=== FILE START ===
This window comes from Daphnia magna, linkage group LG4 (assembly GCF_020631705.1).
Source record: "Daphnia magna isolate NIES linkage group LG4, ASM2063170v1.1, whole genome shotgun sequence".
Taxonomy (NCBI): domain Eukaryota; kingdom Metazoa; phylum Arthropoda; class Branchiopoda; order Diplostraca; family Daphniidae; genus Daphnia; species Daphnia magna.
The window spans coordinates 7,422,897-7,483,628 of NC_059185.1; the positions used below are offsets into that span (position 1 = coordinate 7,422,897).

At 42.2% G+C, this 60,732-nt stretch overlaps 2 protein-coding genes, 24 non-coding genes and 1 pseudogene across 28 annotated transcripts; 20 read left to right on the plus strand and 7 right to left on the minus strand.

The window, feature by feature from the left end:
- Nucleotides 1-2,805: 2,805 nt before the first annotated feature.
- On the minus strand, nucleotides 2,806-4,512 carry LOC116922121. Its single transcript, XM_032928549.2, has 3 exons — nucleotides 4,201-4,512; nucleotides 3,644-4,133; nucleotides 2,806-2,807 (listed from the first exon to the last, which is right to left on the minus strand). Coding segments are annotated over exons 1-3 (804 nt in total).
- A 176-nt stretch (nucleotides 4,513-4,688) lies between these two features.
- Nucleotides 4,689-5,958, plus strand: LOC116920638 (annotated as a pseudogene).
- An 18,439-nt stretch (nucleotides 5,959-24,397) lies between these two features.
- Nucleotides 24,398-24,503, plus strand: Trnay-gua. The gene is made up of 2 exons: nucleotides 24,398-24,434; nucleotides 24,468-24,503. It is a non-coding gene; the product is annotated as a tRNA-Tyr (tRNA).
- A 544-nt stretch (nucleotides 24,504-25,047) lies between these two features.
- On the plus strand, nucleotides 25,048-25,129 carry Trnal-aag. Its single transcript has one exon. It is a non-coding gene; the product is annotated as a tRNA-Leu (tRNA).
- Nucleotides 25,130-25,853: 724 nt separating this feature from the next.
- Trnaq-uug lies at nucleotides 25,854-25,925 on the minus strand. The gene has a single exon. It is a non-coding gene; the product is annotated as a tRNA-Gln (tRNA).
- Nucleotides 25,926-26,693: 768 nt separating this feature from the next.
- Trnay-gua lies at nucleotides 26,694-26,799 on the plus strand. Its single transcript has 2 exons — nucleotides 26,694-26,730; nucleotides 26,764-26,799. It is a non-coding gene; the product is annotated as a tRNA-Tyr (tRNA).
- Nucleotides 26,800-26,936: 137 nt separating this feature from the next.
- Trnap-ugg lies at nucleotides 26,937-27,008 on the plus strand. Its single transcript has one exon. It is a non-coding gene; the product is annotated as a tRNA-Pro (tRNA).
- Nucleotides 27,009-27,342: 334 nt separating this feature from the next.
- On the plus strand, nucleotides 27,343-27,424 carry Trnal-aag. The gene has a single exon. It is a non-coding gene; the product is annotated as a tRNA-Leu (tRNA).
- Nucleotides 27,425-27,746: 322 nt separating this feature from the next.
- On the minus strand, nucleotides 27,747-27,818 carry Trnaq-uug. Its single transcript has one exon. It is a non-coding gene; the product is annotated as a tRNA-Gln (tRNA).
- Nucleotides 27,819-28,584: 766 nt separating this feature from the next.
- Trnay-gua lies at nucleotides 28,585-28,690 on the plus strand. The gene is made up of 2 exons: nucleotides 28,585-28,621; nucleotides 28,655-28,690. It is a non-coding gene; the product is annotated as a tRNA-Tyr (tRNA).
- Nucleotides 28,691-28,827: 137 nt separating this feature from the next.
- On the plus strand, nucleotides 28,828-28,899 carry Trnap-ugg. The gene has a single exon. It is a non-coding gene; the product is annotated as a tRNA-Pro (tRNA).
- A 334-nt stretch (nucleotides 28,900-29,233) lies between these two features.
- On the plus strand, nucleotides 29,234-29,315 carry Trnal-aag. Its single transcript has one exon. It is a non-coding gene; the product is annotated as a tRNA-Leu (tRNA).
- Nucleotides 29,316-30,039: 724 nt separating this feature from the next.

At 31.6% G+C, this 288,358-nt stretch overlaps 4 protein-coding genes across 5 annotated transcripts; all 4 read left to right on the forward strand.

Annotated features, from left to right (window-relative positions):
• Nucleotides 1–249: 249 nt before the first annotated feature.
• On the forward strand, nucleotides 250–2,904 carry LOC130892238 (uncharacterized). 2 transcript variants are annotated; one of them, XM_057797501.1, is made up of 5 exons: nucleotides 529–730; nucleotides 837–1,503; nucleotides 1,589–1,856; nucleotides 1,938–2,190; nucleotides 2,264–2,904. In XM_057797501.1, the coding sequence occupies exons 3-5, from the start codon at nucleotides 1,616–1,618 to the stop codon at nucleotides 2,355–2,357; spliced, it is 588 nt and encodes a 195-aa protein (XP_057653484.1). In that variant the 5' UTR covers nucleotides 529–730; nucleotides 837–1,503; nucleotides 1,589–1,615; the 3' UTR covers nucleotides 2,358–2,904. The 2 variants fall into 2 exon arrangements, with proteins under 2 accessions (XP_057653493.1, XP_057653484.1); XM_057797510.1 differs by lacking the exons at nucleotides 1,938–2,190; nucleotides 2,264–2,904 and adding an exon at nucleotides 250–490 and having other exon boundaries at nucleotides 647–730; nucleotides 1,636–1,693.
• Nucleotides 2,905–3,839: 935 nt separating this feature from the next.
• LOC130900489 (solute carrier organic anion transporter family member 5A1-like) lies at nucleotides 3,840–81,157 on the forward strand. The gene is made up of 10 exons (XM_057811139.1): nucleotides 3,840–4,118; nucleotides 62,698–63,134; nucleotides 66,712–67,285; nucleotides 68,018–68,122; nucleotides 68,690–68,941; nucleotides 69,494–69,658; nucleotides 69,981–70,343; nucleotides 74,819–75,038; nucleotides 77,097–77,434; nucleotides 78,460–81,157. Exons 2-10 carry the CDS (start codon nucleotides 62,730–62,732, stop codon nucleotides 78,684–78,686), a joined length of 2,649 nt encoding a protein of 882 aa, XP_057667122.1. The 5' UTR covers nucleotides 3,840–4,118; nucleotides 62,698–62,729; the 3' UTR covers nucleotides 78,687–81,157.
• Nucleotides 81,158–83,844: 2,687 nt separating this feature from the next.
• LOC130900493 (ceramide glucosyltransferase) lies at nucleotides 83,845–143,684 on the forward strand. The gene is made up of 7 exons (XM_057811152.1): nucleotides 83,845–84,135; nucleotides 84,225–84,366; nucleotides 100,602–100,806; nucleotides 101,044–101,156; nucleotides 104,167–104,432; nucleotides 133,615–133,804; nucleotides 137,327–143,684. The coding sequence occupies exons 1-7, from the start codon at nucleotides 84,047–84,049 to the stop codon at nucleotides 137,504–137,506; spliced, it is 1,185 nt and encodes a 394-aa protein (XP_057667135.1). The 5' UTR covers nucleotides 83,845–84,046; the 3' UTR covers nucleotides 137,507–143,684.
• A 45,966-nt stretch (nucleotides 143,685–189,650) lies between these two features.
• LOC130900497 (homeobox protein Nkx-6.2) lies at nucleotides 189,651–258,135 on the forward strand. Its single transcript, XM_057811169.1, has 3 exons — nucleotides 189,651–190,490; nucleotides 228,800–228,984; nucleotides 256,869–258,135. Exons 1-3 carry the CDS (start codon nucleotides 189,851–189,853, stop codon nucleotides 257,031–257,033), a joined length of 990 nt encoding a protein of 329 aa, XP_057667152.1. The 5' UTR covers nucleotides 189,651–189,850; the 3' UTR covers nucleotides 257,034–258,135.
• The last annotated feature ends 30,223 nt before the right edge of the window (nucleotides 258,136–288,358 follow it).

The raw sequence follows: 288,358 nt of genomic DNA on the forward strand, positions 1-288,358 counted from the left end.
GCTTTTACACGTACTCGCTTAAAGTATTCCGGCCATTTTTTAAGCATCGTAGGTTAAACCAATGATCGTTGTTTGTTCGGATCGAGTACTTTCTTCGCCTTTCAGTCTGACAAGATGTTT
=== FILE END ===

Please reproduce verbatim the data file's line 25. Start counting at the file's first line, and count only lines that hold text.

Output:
- Nucleotides 27,819-28,584: 766 nt separating this feature from the next.